Hayden Christensen in Vanishing on 7th Street
For those who have yet to see it, Vanishing on 7th Street
is a horror movie set in Detroit.
One night, the power goes out and almost everyone vanishes, leaving piles of clothes on the ground, in cinemas public spaces and city streets. A lucky few---Hayden Christensen, Thandie Newton and John Leguizamo---manage to avoid this fate and gather at a local bar---one with a generator---to try and figure out what’s going on and how they’re going to survive the creeping, predatory darkness.
This film is directed by Brad Anderson, who’s worked in American indie cinema (Next Stop Wonderland, Transsiberian
) and hour-long TV drama (Treme, Boardwalk Empire, Fringe
). I caught up with him on the phone from his home in Manhattan, and asked him about working as an independent filmmaker, how working in television compares, and where he sees his career going.
I liked how ambiguous Vanishing on 7th Street
is, in that you don’t have a sense of why this is happening. Were you under any pressure as a filmmaker to offer more of a twist, more answers?
Well, Tony’s [writer Anthony Jaswinski] original script was written without a clear explanation given. The whole idea was to keep it ambiguous and uncertain, to keep the spookiness alive. We never really intended to have the movie resolve in any clear-cut way. What happens afterwards is the fun of letting the audience guess. And try to put enough possible explanations in there, biblical-apocalyptic explanations or possible-science-physics-experiment-gone-bad explanation, we tossed enough possible leads in there to keep the audience discussing the movie once the lights come up. More of a movie that provokes discussion than a movie that satisfies the audience’s need to have a neat, tied-up ending.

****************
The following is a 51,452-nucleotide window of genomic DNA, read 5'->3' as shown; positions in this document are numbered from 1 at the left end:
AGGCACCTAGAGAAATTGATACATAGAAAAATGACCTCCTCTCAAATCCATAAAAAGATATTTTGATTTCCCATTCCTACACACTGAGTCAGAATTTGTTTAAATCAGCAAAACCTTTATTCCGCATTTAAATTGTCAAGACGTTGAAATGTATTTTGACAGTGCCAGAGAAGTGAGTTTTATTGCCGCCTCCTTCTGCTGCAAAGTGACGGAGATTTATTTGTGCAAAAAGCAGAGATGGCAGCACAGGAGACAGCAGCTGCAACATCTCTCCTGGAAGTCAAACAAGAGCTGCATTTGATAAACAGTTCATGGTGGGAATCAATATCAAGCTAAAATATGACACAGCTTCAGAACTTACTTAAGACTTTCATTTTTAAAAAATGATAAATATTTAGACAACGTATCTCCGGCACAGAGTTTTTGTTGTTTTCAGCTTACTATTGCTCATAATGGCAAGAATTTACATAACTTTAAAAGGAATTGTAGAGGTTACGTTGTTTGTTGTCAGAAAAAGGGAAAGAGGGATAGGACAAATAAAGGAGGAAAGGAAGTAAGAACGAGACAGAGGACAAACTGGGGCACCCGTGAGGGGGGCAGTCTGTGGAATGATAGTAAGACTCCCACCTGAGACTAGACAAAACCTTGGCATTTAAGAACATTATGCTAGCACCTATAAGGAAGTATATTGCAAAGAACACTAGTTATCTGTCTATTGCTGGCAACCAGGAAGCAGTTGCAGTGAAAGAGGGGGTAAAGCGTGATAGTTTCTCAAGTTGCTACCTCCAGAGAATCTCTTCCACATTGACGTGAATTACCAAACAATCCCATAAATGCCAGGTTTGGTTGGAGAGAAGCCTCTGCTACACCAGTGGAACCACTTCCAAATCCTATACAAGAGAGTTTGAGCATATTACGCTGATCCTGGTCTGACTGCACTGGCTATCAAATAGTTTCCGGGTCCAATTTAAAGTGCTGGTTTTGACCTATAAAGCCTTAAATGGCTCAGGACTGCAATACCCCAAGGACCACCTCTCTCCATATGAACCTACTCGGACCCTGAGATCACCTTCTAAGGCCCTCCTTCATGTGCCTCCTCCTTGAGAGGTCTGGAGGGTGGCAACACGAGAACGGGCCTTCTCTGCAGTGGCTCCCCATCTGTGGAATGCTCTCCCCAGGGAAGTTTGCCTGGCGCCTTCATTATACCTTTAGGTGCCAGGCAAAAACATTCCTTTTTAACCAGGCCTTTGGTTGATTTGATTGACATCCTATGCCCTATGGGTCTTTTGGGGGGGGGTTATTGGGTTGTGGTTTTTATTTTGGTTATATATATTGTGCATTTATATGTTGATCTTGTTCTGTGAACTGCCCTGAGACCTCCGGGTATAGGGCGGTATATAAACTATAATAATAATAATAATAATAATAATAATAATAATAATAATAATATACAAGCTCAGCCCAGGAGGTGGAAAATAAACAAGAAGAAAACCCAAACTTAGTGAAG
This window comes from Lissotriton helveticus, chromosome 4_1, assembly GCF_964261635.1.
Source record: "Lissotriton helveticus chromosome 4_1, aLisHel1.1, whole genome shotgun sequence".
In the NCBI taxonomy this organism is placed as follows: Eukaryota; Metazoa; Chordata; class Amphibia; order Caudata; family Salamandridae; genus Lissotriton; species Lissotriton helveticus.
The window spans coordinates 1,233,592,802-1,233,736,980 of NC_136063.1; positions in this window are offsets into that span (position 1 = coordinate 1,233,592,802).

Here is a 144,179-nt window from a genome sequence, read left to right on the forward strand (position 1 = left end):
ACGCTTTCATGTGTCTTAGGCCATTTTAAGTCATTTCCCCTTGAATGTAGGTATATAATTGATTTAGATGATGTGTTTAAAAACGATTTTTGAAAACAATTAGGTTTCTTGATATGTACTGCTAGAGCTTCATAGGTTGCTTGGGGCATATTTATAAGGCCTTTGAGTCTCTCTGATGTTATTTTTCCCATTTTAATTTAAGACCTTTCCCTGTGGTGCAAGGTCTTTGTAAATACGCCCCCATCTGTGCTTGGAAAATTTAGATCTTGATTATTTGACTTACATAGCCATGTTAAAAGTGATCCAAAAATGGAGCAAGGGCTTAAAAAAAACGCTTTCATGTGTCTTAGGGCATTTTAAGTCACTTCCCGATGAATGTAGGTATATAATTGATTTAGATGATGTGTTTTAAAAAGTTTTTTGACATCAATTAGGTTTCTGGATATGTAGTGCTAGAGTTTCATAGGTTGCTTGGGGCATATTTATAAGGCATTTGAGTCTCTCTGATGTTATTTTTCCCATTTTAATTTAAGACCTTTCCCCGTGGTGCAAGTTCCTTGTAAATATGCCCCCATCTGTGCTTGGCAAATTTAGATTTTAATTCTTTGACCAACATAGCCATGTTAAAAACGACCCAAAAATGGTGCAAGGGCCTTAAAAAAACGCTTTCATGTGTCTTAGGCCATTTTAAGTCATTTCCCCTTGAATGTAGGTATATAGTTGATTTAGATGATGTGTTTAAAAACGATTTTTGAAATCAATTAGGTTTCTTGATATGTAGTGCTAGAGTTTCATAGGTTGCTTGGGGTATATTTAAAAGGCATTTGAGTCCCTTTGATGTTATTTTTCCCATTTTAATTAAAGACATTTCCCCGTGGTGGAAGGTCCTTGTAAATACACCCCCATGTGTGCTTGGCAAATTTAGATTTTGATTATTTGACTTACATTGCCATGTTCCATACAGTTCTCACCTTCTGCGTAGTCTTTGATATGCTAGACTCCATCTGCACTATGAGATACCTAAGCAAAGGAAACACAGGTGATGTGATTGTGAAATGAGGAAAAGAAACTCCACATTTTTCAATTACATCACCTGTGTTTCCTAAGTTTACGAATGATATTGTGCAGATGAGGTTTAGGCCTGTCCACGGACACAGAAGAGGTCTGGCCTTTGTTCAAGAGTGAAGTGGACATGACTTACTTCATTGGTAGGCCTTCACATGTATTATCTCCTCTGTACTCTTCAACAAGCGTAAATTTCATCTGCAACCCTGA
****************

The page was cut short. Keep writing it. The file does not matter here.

We fought with the producers a little bit. They wanted more explanation but ultimately we went with what was intended from the start.
I wondered whether there was a particular reason for the locale. Was there a political or social reason for choosing Detroit? Even up here we’ve heard of the problems Detroit has with retaining its population.
The script wasn’t written for Detroit. The city itself wasn’t the point. When we were looking around for cities, Detroit had a really great tax rebate for filmmakers. Part of the reason for shooting there was an economical one. But yeah, you’re right, it’s already a city devoid of people. A lot of the centre of downtown, places are abandoned and deserted. It has a post-apocalyptic feel to it already. In seeing that, we can take advantage of the look of Detroit, and there is the irony that it is a city that is the ghost of its former self. I think it adds another level of intrigue or interpretation to the story, which I think is cool.
You do a lot of work in hour-long dramas for TV. How does working in TV affect or inform your feature work. Do they compare?
Going back and forth hasn’t proved to be difficult. Personally, I do it, I enjoy it, and certainly if you can do good shows...it’s worth it. It doesn’t provide the creative rush like making your own movie. It’s a totally different thing. You’re not creating a world in television, you’re really a gun for hire, working for someone else who’s creating that world. We shot Vanishing